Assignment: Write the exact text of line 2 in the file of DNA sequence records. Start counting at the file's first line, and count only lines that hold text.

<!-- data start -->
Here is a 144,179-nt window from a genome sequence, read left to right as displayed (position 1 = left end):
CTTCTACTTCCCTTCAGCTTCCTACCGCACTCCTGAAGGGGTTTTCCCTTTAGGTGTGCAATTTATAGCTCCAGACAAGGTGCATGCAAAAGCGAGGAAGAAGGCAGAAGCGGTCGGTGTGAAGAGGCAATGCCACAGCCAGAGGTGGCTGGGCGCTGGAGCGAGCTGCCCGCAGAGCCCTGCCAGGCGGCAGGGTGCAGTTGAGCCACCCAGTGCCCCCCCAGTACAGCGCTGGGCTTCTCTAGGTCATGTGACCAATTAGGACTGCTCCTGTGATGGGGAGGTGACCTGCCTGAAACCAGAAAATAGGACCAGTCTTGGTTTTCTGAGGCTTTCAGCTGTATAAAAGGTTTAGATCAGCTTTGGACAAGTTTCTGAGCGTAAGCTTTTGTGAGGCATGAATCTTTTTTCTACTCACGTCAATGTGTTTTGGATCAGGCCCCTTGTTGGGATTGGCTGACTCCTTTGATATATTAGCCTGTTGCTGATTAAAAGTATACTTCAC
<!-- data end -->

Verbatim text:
CTTCTACTTCCCTTCAGCTTCCTACCGCACTCCTGAAGGGGTTTTCCCTTTAGGTGTGCAATTTATAGCTCCAGACAAGGTGCATGCAAAAGCGAGGAAGAAGGCAGAAGCGGTCGGTGTGAAGAGGCAATGCCACAGCCAGAGGTGGCTGGGCGCTGGAGCGAGCTGCCCGCAGAGCCCTGCCAGGCGGCAGGGTGCAGTTGAGCCACCCAGTGCCCCCCCAGTACAGCGCTGGGCTTCTCTAGGTCATGTGACCAATTAGGACTGCTCCTGTGATGGGGAGGTGACCTGCCTGAAACCAGAAAATAGGACCAGTCTTGGTTTTCTGAGGCTTTCAGCTGTATAAAAGGTTTAGATCAGCTTTGGACAAGTTTCTGAGCGTAAGCTTTTGTGAGGCATGAATCTTTTTTCTACTCACGTCAATGTGTTTTGGATCAGGCCCCTTGTTGGGATTGGCTGACTCCTTTGATATATTAGCCTGTTGCTGATTAAAAGTATACTTCAC